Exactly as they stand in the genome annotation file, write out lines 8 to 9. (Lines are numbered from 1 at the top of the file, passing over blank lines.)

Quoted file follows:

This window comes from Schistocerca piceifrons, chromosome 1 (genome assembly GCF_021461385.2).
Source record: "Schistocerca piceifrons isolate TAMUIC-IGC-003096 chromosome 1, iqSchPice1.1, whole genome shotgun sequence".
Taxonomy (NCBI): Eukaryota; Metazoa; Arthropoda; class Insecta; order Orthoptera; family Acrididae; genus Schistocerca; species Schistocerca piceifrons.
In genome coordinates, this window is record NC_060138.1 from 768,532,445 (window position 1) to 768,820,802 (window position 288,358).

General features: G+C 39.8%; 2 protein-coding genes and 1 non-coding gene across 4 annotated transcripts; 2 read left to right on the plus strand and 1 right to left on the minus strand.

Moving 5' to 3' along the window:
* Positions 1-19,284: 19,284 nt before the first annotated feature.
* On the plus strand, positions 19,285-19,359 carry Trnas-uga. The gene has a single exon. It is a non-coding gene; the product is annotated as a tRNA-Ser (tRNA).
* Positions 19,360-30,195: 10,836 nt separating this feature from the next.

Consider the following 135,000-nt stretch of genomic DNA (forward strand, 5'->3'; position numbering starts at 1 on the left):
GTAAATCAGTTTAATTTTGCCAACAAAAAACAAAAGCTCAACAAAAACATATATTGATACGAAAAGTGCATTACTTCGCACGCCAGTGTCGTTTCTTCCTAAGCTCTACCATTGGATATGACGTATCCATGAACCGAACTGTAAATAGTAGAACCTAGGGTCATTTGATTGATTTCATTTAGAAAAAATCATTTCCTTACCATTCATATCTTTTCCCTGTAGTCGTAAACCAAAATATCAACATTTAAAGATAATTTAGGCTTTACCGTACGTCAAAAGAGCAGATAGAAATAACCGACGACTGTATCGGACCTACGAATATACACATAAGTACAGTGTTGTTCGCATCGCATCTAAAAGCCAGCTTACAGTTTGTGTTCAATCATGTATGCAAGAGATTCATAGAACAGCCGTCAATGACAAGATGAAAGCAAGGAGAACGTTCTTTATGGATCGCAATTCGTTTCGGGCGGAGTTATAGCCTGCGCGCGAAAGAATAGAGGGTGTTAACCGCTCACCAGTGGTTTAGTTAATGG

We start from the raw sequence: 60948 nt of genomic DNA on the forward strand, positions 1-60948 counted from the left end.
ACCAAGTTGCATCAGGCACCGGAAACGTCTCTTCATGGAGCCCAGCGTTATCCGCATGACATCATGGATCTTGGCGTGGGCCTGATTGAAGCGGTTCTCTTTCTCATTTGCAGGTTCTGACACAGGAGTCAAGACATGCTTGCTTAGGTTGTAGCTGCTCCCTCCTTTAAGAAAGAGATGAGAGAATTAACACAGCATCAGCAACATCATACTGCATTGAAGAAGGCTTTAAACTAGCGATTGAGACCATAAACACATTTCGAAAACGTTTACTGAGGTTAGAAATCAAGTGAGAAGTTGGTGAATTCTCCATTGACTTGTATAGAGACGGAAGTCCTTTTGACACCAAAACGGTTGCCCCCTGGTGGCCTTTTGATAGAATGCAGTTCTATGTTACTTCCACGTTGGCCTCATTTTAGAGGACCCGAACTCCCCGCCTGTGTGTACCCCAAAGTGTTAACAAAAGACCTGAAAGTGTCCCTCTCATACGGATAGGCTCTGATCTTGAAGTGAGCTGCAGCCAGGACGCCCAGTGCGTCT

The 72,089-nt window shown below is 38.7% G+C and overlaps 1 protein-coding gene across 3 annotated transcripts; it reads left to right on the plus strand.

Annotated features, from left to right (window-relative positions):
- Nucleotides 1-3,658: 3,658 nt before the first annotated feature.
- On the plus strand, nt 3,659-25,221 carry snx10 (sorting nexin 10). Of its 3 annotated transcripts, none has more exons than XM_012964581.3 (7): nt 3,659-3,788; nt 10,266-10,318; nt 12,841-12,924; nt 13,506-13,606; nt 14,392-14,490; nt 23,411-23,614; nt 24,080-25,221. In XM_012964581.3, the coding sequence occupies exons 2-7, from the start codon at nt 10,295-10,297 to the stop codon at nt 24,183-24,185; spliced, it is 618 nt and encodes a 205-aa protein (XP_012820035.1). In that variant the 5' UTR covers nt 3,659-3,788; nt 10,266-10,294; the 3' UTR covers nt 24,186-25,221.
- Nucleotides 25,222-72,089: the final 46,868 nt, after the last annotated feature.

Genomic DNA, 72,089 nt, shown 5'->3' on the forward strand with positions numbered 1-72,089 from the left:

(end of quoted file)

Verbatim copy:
* On the plus strand, positions 19,285-19,359 carry Trnas-uga. The gene has a single exon. It is a non-coding gene; the product is annotated as a tRNA-Ser (tRNA).
* Positions 19,360-30,195: 10,836 nt separating this feature from the next.